Felipe Conde: the luthier of the greats

The family history told by the master himself


Domingo Esteso is one of the greatest exponents in the history of the Spanish guitar. He began working as an apprentice in the workshop of Manuel Ramírez, and after his death, he worked for his widow, putting his name next to the label.

He worked alongside Santos Hernández and Enrique García in the workshop, the three of them becoming the outstanding successors of Manuel Ramírez’s workshop.

The guitars of this period, nowadays, still have special characteristics that differentiate them from all the others, either for their exquisite workmanship or for their sound characteristics.

Later, Domingo Esteso set up his own business and moved to 7 Gavina Street, together with his wife, Nicolasa Salamanca, who varnished the guitars. This was his most prolific period (you can still see pieces of great beauty and impeccable workmanship which, with the passing of the years and the luck of fate, fell into the hands of people who knew how to treat them as true works of art and which can still be enjoyed today).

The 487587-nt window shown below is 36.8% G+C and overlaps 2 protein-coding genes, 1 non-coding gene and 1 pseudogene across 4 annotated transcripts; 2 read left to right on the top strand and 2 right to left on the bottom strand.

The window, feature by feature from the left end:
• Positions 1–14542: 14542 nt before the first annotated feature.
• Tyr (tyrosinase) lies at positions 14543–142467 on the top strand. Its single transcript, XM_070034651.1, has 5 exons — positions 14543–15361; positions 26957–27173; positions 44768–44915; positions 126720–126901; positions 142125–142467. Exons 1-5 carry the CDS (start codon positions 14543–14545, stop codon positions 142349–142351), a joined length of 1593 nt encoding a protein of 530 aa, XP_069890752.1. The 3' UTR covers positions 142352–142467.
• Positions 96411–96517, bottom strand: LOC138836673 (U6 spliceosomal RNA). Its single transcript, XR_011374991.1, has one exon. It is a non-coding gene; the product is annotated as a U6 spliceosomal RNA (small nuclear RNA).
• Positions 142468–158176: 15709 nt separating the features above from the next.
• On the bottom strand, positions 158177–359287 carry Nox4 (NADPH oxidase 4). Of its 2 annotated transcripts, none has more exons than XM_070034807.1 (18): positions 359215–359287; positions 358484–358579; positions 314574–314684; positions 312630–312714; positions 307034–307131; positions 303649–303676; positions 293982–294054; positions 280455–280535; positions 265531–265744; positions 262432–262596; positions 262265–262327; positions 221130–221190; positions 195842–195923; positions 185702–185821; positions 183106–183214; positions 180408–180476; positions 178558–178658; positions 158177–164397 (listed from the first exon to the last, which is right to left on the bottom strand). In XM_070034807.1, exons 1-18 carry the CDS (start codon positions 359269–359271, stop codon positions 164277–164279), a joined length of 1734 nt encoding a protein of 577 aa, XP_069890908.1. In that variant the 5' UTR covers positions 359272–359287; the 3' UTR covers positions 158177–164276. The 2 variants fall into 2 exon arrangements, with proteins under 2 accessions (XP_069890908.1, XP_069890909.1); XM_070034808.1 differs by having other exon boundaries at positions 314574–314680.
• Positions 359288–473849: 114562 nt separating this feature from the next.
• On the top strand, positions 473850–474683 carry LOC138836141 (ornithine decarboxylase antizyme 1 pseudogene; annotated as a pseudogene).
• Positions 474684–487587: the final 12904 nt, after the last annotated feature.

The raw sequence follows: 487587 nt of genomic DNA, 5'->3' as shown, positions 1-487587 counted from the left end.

Many of these guitars were sold outside Spain, especially in Argentina (a label was made for the house of Romero y Fernández in Buenos Aires), mainly due to the high cost of the guitars and the economic situation in Spain at that time.

In 1926, his nephew and my uncle, Faustino Conde, joined the workshop, and in 1929, my father, Mariano Conde; this was the seed that gave rise to the next step in the firm’s succession.

With Domingo Esteso, they learned his technique and his know-how in the art of Spanish guitar making. They remained with him until his death in 1937, in the middle of the civil war. He died of a respiratory illness, caused by a draught in the workshop and the lack of penicillin. Until 1939 he continued to build guitars but on a very small scale due to the Spanish Civil War.


After the civil war, the workshop continued under the name of VIUDA Y SOBRINOS DE ESTESO due to the respect they had for their aunt Nicolasa Salamanca, which they maintained until her death in 1959.

At this time the younger brother of Faustino and Mariano, Julio, joined the workshop. They continued with their uncle’s school, introducing small changes in the guitar template, mainly.